Top 10 similar words or synonyms for allowing

thereby    0.960678

identify    0.960224

practiced    0.959754

detect    0.957877

proud    0.956738

widespread    0.956319

publish    0.954643

brahmos    0.953805

clients    0.953733

formalism    0.953630

Top 30 analogous words or synonyms for allowing

Article Example
மீன்னனு பூட்டு Some services like Google Play and iTunes will match songs users have to a digital signature, allowing them to skip the sometimes slow process of uploading the media file. Rather, once the song is matched, it will just be added to a user's library.
பாக்டீரியா பழக்கருகல் "A. citrulli" causes disease in the Cucurbitaceae family, with the most significant losses in melon and watermelon. It also affects pumpkin, zucchini and cucumber but these are not as economically devastated by fruit blotch as the melons. "A. citrulli’s" economic hosts are cucurbits, but the bacteria can also infect volunteer seedlings of other families. This makes it easier for the pathogen to spread. Symptoms of melon with BFB include water soaked lesions on cotyledons, and hypocotyls, leading to collapse and death. Lesions will look necrotic and may be near veins. On fruit, water soaked lesions will be small and irregular (they average 1 cm diameter and may be sunken) but then progress through the rind. The fruit then decays and cracks when the pathogen causes necrosis. These lesions open the plant to secondary infections as well. "A. citrulli" then colonizes the pulp, eventually allowing the seed to become contaminated. On adult leaves, the symptoms appear the same as the ones left by other abiotic or biotic stressors so diagnosis is not as straight forward. They include large irregular leaf lesions which are brown to black in watermelon and reddish brown in melon. Bacterial fruit blotch lesions spread along main midrib in adult leaves.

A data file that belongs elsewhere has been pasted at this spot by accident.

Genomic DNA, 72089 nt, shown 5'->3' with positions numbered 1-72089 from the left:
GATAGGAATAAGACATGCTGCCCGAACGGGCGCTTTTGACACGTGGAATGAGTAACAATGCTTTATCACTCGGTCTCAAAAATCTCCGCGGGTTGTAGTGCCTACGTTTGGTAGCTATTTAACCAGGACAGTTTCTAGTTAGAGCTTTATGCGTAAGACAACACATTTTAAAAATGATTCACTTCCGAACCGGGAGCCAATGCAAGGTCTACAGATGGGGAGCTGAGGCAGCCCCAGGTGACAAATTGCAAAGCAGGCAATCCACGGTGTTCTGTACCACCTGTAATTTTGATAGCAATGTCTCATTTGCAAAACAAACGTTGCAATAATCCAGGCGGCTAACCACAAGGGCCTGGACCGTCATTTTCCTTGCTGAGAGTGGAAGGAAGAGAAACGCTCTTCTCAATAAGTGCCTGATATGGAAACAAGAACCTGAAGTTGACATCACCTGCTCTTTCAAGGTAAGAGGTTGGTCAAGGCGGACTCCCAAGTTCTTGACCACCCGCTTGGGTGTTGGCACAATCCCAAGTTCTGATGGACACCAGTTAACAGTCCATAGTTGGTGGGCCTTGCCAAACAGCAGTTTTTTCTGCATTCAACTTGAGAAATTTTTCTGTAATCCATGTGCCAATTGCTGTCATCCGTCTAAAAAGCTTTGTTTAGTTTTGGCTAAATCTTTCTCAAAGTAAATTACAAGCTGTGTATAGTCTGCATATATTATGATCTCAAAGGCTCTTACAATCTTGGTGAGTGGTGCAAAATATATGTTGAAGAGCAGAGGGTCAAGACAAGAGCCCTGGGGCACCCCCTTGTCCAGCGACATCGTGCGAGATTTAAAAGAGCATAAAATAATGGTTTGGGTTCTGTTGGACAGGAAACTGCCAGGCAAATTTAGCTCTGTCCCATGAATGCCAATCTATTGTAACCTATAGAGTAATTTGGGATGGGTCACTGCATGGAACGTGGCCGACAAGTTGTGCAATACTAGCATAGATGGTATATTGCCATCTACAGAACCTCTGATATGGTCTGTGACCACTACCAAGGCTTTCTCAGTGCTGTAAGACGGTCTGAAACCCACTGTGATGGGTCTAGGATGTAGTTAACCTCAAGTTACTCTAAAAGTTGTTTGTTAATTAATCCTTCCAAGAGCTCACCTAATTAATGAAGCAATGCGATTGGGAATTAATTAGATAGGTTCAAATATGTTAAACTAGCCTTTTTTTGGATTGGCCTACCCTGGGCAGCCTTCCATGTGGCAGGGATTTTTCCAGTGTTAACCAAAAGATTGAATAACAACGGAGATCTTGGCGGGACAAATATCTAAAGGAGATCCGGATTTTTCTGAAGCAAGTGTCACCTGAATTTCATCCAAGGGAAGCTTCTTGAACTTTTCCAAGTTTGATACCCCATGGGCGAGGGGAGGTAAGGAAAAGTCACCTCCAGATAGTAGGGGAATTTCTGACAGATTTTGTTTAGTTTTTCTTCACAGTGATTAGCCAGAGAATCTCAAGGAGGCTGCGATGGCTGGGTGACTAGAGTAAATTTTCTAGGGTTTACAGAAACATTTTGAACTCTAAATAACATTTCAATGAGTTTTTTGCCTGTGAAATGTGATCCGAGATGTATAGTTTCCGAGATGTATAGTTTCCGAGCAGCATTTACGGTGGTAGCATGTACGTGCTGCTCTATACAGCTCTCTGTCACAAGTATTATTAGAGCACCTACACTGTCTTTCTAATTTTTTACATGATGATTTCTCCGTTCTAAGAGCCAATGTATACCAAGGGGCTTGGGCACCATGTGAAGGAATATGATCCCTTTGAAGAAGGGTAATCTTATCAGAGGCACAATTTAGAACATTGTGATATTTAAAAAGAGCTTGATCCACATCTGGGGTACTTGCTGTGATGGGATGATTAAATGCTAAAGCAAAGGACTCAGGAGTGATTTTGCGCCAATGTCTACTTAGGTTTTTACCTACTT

வானொலி ஒலி வரை The sinking of in 1912 spurred the Canadian inventor Reginald Fessenden (1866–1932) to begin work on a long-distance underwater sound transmission and reception system that could detect hazards in the path of a ship. This led to the invention of the Fessenden oscillator, an electro-acoustic transducer which by 1914 had a proven ability to transmit and receive sound at a distance of 31 miles across Massachusetts Bay and to detect an iceberg ahead of a ship at a range of two miles by bouncing sound off it and detecting the echo, as well as an occasional ability to detect the reflection of sound off the ocean bottom. Further impetus to developing practical applications of underwater acoustics came from World War I, which prompted the Royal Navy, United States Navy, and United States Army Coast Artillery Corps to experiment with sound as a means of detecting submerged submarines. In postwar experiments, the Coast Artillery Corps's Subaqueous Sound Ranging Section conducted experiments in shallow water in Vineyard Sound off Massachusetts in which it detonated explosive charges underwater at the ends of established baselines and measured the amount of time it took for the sound to arrive at hydrophones at the other ends of the baselines in order to establish very accurate measurements of the speed of sound through water. And in 1923, the Submarine Signal Company improved upon its underwater signaling devices by equipping them with radio transmitters that sent signals both to identify the particular device and to indicate to approaching ships that it would generate an acoustic signal at a specific time interval after it sent the radio signal, allowing ships to identify the specific navigational aid they were approaching and to take advantage of a one-way ranging capability that let their crews determine their direction and distance from the navigational aid.